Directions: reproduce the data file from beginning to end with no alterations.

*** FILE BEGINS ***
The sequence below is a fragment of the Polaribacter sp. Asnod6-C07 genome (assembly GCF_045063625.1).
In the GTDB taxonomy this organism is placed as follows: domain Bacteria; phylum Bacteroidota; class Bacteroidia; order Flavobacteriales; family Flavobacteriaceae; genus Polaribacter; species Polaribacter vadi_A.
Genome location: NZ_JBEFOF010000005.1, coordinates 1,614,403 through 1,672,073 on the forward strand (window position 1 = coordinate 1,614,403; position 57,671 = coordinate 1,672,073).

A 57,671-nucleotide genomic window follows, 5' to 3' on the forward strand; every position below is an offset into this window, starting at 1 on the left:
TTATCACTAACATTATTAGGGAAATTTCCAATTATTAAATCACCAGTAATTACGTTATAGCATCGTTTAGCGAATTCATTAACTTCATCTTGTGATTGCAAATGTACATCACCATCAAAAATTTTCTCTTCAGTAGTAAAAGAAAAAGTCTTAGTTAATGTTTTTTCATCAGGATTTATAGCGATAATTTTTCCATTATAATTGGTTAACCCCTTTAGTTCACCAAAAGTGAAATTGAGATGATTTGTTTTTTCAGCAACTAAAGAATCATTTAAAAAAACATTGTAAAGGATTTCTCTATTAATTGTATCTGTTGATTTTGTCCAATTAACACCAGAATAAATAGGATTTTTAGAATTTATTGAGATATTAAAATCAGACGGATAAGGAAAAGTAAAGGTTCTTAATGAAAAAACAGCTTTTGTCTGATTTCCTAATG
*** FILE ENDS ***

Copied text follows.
The sequence below is a fragment of the Polaribacter sp. Asnod6-C07 genome (assembly GCF_045063625.1).
In the GTDB taxonomy this organism is placed as follows: domain Bacteria; phylum Bacteroidota; class Bacteroidia; order Flavobacteriales; family Flavobacteriaceae; genus Polaribacter; species Polaribacter vadi_A.
Genome location: NZ_JBEFOF010000005.1, coordinates 1,614,403 through 1,672,073 on the forward strand (window position 1 = coordinate 1,614,403; position 57,671 = coordinate 1,672,073).

A 57,671-nucleotide genomic window follows, 5' to 3' on the forward strand; every position below is an offset into this window, starting at 1 on the left:
TTATCACTAACATTATTAGGGAAATTTCCAATTATTAAATCACCAGTAATTACGTTATAGCATCGTTTAGCGAATTCATTAACTTCATCTTGTGATTGCAAATGTACATCACCATCAAAAATTTTCTCTTCAGTAGTAAAAGAAAAAGTCTTAGTTAATGTTTTTTCATCAGGATTTATAGCGATAATTTTTCCATTATAATTGGTTAACCCCTTTAGTTCACCAAAAGTGAAATTGAGATGATTTGTTTTTTCAGCAACTAAAGAATCATTTAAAAAAACATTGTAAAGGATTTCTCTATTAATTGTATCTGTTGATTTTGTCCAATTAACACCAGAATAAATAGGATTTTTAGAATTTATTGAGATATTAAAATCAGACGGATAAGGAAAAGTAAAGGTTCTTAATGAAAAAACAGCTTTTGTCTGATTTCCTAATG